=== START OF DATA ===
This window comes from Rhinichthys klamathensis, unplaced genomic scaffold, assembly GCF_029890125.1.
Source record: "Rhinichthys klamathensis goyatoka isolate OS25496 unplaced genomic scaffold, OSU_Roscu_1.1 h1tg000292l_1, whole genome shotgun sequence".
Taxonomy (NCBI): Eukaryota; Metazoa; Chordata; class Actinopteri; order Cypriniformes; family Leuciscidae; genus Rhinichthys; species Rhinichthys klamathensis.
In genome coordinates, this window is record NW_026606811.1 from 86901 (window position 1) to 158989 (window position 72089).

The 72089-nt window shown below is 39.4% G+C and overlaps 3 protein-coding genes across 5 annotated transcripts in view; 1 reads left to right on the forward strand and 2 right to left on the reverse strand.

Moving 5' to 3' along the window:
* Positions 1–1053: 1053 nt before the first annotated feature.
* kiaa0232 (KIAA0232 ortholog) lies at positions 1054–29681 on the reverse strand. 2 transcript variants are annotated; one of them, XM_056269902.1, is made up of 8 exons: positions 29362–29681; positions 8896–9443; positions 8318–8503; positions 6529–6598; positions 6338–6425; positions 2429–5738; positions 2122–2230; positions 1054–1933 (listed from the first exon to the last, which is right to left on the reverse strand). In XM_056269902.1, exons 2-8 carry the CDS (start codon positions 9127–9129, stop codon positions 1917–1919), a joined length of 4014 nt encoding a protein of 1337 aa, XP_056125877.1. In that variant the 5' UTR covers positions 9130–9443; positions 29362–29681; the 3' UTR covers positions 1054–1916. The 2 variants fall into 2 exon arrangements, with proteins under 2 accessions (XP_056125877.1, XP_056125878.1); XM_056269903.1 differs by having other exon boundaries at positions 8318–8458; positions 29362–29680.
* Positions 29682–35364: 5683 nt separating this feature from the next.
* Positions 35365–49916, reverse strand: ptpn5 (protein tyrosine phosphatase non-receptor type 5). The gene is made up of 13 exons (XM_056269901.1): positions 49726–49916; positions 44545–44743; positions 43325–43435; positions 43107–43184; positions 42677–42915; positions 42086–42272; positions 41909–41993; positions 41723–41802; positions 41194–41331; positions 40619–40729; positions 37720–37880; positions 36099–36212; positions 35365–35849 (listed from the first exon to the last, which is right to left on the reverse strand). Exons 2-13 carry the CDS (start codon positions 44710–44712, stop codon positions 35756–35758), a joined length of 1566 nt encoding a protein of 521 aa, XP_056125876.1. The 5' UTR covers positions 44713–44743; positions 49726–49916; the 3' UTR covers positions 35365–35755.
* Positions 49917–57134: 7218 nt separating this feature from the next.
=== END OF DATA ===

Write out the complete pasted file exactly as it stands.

This window comes from Rhinichthys klamathensis, unplaced genomic scaffold, assembly GCF_029890125.1.
Source record: "Rhinichthys klamathensis goyatoka isolate OS25496 unplaced genomic scaffold, OSU_Roscu_1.1 h1tg000292l_1, whole genome shotgun sequence".
Taxonomy (NCBI): Eukaryota; Metazoa; Chordata; class Actinopteri; order Cypriniformes; family Leuciscidae; genus Rhinichthys; species Rhinichthys klamathensis.
In genome coordinates, this window is record NW_026606811.1 from 86901 (window position 1) to 158989 (window position 72089).

The 72089-nt window shown below is 39.4% G+C and overlaps 3 protein-coding genes across 5 annotated transcripts in view; 1 reads left to right on the forward strand and 2 right to left on the reverse strand.

Moving 5' to 3' along the window:
* Positions 1–1053: 1053 nt before the first annotated feature.
* kiaa0232 (KIAA0232 ortholog) lies at positions 1054–29681 on the reverse strand. 2 transcript variants are annotated; one of them, XM_056269902.1, is made up of 8 exons: positions 29362–29681; positions 8896–9443; positions 8318–8503; positions 6529–6598; positions 6338–6425; positions 2429–5738; positions 2122–2230; positions 1054–1933 (listed from the first exon to the last, which is right to left on the reverse strand). In XM_056269902.1, exons 2-8 carry the CDS (start codon positions 9127–9129, stop codon positions 1917–1919), a joined length of 4014 nt encoding a protein of 1337 aa, XP_056125877.1. In that variant the 5' UTR covers positions 9130–9443; positions 29362–29681; the 3' UTR covers positions 1054–1916. The 2 variants fall into 2 exon arrangements, with proteins under 2 accessions (XP_056125877.1, XP_056125878.1); XM_056269903.1 differs by having other exon boundaries at positions 8318–8458; positions 29362–29680.
* Positions 29682–35364: 5683 nt separating this feature from the next.
* Positions 35365–49916, reverse strand: ptpn5 (protein tyrosine phosphatase non-receptor type 5). The gene is made up of 13 exons (XM_056269901.1): positions 49726–49916; positions 44545–44743; positions 43325–43435; positions 43107–43184; positions 42677–42915; positions 42086–42272; positions 41909–41993; positions 41723–41802; positions 41194–41331; positions 40619–40729; positions 37720–37880; positions 36099–36212; positions 35365–35849 (listed from the first exon to the last, which is right to left on the reverse strand). Exons 2-13 carry the CDS (start codon positions 44710–44712, stop codon positions 35756–35758), a joined length of 1566 nt encoding a protein of 521 aa, XP_056125876.1. The 5' UTR covers positions 44713–44743; positions 49726–49916; the 3' UTR covers positions 35365–35755.
* Positions 49917–57134: 7218 nt separating this feature from the next.